Halfway House: Tenderloin Police Captain Sees Partial Progress Now that Hibernia Bank Is Only Partially Derelict

The Hibernia Bank building in 1894, back when the folks milling about it today might be referred to as 'Hobos'
For eight long years, the derelict Hibernia Bank building was the tarnished jewel in the Tenderloin's crown of thorns. The grandiose structure, barred off like a crime scene, was reduced to playing host for teeming crowds of drinking, drugged-up derelicts, a number of whom were dealing drugs or tossing soup kitchen food to the pigeons -- who coated the building with thick layers of guano.

But all that has changed -- by half, at least. "Right now, it's like half a vacant storefront -- that alone relieves half the problems," says the Tenderloin station's veteran, been-there, done-that Captain Gary Jimenez.

After years of gathering dust, criminality, and birdshit, the Hibernia -- at 1 Jones Street -- was sold last September. Enough time went by without the new owner stepping forward that locals began speculating the $3.9 million sale was just an insider deal gauging the market by the previous owner -- His Holiness Grandmaster Professor Thomas Lin-Yun, the founder and supreme leader of the contemporary Black Sect Tantric Buddhism at its fourth stage (we are not making this up -- the man who sold Feng Shui to America owned a building that contributed to a neighborhood's chaotic and criminal nature. Ironic, no?). In October of last year, however, The Dolmen Property Group announced that it was the buyer -- and has since communicated to neighborhood groups that it plans to sink $17 million into restoring the 117-year-old building and bringing it up to code.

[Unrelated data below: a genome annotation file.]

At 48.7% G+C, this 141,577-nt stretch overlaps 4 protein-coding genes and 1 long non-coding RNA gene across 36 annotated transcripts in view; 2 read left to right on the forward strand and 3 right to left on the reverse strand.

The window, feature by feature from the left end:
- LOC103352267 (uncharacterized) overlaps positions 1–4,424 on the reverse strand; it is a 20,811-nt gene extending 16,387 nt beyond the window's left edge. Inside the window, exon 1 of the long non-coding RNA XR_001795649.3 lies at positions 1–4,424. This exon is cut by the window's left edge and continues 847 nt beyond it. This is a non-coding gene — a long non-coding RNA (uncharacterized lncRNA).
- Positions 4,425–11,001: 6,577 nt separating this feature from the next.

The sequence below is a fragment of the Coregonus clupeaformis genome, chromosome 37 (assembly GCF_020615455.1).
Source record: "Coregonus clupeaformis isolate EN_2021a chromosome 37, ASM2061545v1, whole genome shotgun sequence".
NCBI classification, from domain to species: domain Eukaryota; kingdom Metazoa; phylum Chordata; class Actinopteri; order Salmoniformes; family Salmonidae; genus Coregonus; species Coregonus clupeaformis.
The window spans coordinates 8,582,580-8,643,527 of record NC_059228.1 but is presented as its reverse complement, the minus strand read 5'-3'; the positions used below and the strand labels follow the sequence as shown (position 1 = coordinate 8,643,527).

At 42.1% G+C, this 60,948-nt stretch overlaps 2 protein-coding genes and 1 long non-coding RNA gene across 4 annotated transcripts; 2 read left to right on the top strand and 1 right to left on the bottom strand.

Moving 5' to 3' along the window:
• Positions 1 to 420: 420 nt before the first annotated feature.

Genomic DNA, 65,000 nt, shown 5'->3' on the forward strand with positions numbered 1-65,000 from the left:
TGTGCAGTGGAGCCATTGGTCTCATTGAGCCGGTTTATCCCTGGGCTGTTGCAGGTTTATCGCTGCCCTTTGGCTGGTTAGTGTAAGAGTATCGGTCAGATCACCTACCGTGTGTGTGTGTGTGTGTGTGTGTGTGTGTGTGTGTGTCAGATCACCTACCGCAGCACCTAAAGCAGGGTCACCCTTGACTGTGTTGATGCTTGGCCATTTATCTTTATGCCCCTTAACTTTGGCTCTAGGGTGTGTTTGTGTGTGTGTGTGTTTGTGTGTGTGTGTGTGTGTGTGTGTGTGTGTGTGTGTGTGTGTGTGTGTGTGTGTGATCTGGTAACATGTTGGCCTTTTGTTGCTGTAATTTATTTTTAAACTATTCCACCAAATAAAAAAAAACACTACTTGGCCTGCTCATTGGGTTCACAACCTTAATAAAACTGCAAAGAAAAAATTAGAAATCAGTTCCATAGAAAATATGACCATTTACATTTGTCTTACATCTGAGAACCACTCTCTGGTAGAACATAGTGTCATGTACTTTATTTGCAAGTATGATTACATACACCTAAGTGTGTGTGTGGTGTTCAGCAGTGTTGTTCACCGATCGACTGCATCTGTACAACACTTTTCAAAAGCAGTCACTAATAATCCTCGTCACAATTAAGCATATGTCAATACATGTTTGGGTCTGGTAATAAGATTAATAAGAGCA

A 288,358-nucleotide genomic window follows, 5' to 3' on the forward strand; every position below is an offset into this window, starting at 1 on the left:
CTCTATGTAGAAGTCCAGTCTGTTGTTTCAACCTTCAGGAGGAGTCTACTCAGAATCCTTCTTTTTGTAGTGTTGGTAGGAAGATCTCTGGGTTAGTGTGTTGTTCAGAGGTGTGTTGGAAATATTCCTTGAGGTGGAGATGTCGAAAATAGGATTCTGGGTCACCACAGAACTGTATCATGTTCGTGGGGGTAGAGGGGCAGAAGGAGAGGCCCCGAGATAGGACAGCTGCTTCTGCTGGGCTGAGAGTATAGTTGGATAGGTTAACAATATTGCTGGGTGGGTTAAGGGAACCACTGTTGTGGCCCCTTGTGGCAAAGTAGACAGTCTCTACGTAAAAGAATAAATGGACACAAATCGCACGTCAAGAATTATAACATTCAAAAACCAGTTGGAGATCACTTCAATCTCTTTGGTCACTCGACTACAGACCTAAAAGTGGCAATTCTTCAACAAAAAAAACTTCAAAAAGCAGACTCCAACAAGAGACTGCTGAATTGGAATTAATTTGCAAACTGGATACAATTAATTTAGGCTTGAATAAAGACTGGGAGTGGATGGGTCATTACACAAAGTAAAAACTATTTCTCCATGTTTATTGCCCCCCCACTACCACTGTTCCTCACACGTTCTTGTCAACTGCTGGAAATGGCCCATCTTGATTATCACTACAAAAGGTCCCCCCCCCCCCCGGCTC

Since October, workers tromping in and out of the building -- and, even more importantly, power-washings of the building's exterior -- have discouraged loitering.

"The steam-cleaning, the owners and people involved with developing the property being around the building, it's a discouraging influence on people who want to hang around," Jimenez says.

Of course, this being the Tenderloin, many of these folks just moved right across the street. 

"It gets bad. it was pretty [steadily bad] there -- but now it has its hits and misses. There are people who smoke crack in the area, but most of the offenses are drinking and some marijuana smoking. We've arrested some drug dealers down there and there have been some shootings and stabbings."

The nexus of drug dealing isn't at 1 Jones anyway, notes Jimenez, but over on the 900 block of Market (he blames East Bay commuter dealers). "The 496s" -- that's the code for possession of stolen property -- are over on McAllister and many operate out of a local doughnut shop after police pushed them out of U.N. Plaza. Getting rid of freewheeling mobs at the Hibernia Bank Building is a little like stomping in a puddle; you create a number of smaller puddles, but all the water is still there.

Meanwhile, another sort of problem is brewing over at 1 Jones. Earlier this year, a bus stop was moved over from McAllister to Jones at the behest of one neighborhood activist group -- and a petition is now under way to move it back where it was spearheaded by another neighborhood group. Is it a relief for Jimenez to be dealing with these sorts of issues rather than out-and-out criminality? He laughs. No, it isn't.

"I'm an old street cop," he says. "It's easier for me to deal with [that] than the politics and everything else."

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